Editors at Nature Chemistry often have to weigh up conflicting opinions from referees to make the final decision about whether to accept a manuscript for publication or not. Credit: © ISTOCKPHOTO/ONUR DÖNGEL

Members of the editorial team here at Nature Chemistry are often invited to give talks in university departments and at conferences to offer our insight into the publishing process. Usually we are asked to describe the inner workings of this journal, or to explain what is viewed as an alternative career path for scientists, but occasionally our hosts seek more philosophical discussions on scientific publishing in general, and how it may (or may not) be evolving.

These events are particularly useful from our perspective because they enable our authors, referees and readers to give us direct feedback — and as we embark on volume 2 of Nature Chemistry, we are eager to hear what the community has to say. These talks also provide us with the opportunity to explain what sets us apart from other chemistry journals in terms of the editorial process, because there are subtle — yet important — differences.

Many chemistry journals have editorial boards and/or advisory boards, generally made up of individuals from academic and industrial laboratories. Depending on the journal in question, the role of the members of these boards varies. This can range from the day-to-day handling of manuscripts, to a more hands-off involvement in the peer-review process (such as dealing with less routine situations including tricky decisions and appeals), through to more strategic input based on advice concerning the direction and development of a journal.

One of the most common questions we encounter on our travels (and also occasionally while sitting in the office) is 'who is on your editorial board?' And, of course, the variations on this theme of: 'can I be on your editorial board?' and 'I would like to appeal this decision [to reject my manuscript] to your editorial board'. As with all of the Nature research journals, however, Nature Chemistry has neither an editorial board nor an advisory board. All decisions are taken by the editorial team, which comprises five PhD-trained chemists who have all had experience of working at other chemistry publishers1.

Although we do rely on referees to highlight technical concerns or intrinsic scientific problems with a given piece of work, the decision about whether a particular manuscript will appeal to a broad readership of researchers in the chemistry community is made by the editorial team. A referee is undoubtedly going to be an expert in the area relevant to a manuscript that we have asked them to evaluate, but each reviewer will only see a small fraction of our total submissions. The editorial team, on the other hand, are aware of all the manuscripts sent to us for consideration, and are able to judge an individual contribution in that wider context2. There are, of course, well-trodden arguments3 both for and against active researchers making editorial decisions. Nevertheless, it seems that both models work and are accepted by the community.

Of course, as with all chemistry journals, the peer-review process has a crucial role in determining what articles are ultimately published in Nature Chemistry. Peer review is certainly not perfect and perhaps there are ways in which it can be improved4, but it is generally acknowledged that it is the best system we have. We try to guide our referees by asking specific questions about some manuscripts, as well as giving general guidance about what we want from a referee report. One of the most important aspects is that referees should justify their comments and opinions about a given piece of work — a point neatly summed up in a Nature Physics editorial5 as 'Whatever you think about a paper, it is vital to explain to us exactly why you think it.' This article serves as great advice to any referee and should be required reading for all Nature Chemistry referees!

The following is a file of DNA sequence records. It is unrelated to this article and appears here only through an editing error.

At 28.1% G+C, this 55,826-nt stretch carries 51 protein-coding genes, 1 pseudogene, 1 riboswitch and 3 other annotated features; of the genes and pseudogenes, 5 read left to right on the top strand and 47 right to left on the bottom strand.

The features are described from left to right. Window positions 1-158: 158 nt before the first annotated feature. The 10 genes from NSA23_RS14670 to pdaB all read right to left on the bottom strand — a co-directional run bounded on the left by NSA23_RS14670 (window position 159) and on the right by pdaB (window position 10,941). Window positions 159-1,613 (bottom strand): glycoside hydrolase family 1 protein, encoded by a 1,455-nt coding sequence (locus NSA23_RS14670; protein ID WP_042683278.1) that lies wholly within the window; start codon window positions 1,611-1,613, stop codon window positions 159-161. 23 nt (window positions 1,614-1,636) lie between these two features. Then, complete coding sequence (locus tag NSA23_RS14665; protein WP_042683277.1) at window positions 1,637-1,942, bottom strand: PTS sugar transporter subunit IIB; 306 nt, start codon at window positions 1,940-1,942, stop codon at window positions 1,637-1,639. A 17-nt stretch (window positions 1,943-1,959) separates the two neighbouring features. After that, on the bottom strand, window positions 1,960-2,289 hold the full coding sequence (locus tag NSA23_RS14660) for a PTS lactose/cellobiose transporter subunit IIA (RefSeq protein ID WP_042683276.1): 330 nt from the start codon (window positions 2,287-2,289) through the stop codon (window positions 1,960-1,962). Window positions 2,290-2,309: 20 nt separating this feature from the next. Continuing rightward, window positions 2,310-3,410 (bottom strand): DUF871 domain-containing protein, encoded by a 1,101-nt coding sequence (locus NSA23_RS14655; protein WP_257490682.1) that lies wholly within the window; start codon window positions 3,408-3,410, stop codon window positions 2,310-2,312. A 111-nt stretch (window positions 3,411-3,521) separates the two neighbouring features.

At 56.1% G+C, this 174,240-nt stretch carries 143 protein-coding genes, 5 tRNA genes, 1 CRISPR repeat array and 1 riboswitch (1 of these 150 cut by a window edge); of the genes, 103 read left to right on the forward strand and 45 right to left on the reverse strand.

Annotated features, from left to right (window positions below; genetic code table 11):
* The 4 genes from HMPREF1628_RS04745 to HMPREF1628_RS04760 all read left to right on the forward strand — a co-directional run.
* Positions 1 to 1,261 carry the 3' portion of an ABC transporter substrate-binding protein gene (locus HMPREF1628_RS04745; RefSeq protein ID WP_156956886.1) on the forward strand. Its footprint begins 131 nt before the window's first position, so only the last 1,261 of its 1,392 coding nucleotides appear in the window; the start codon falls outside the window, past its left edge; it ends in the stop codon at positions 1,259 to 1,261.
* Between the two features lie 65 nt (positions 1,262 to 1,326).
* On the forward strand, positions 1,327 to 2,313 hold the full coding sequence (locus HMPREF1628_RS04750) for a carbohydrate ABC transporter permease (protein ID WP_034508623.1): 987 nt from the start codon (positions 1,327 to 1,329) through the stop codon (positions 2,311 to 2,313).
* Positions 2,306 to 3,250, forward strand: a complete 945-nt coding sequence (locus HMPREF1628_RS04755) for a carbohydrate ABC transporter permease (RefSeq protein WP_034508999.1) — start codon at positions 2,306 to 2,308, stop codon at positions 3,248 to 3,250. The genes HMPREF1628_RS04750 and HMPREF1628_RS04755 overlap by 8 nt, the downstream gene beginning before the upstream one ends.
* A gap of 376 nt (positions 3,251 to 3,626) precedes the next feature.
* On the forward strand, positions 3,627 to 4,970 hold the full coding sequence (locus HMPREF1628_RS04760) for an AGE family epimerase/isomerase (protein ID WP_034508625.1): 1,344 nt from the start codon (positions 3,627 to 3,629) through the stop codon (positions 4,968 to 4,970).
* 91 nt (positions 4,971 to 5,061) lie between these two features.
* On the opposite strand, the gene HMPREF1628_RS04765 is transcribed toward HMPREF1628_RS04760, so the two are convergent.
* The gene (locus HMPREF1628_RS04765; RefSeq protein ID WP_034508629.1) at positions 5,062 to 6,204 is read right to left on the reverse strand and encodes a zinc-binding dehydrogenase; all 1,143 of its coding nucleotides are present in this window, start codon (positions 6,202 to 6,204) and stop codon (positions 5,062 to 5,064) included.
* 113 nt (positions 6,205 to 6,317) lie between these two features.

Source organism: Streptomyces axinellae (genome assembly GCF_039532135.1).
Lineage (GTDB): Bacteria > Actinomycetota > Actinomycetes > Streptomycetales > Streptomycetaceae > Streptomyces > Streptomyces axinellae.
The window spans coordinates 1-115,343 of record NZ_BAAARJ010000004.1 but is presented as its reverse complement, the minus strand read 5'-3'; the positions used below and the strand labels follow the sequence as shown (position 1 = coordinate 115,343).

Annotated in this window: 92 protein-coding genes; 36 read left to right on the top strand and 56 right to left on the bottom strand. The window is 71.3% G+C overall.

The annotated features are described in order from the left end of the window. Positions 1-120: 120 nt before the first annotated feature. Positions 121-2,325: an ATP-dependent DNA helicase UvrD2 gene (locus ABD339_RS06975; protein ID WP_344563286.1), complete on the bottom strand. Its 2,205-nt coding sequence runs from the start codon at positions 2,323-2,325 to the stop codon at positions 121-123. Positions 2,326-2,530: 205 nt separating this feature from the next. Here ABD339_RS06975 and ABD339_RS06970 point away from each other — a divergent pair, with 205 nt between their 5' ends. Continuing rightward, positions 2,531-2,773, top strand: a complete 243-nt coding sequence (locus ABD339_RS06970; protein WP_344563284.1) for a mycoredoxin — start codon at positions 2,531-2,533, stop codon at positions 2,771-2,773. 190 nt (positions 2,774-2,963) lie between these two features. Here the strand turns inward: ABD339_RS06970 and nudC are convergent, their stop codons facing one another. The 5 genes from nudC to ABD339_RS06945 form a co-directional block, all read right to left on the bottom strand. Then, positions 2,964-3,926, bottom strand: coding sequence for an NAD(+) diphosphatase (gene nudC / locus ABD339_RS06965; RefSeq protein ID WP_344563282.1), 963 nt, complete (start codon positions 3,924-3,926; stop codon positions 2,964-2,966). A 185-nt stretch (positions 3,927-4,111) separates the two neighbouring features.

One of the main goals of the peer-review process at any journal should be to have garnered enough information from the referees in order for the editor to make an informed decision about whether a paper should be published or not. The actual mechanics of how the system works at Nature Chemistry, however, is — in our experience — a little different from other chemistry journals. Not only do we endeavour to follow up with referees and let them know what decision we have ultimately made, but we also let each reviewer of a particular paper see what the other referees had to say about it (anonymously of course). Moreover, if the recommendation of a referee (whether positive or negative) has been overruled, we take the opportunity at this point to explain why we felt it was necessary to do that. This notification process is repeated when we ask referees to evaluate revised manuscripts.

All of the feedback we have received about this policy is very positive — it is unsurprising that referees appreciate knowing the fate of a manuscript they have spent time evaluating, and they are usually intrigued by the comments of the other referees. Younger academics, who are perhaps not as experienced as some older referees, have commented that seeing the other reports on a manuscript they have reviewed can be quite instructive. After all, nobody is given formal training in how to write a referee report. Occasionally this process also acts as an internal check for us — it has been known for a referee to point out errors in one of the other reports.

At face value, Nature Chemistry publishes research articles just as other chemistry journals do — but there are important differences to be found if you drill down into the details. Even though the professional editorial team does have the final say, we strive to keep our referees in the loop at every stage.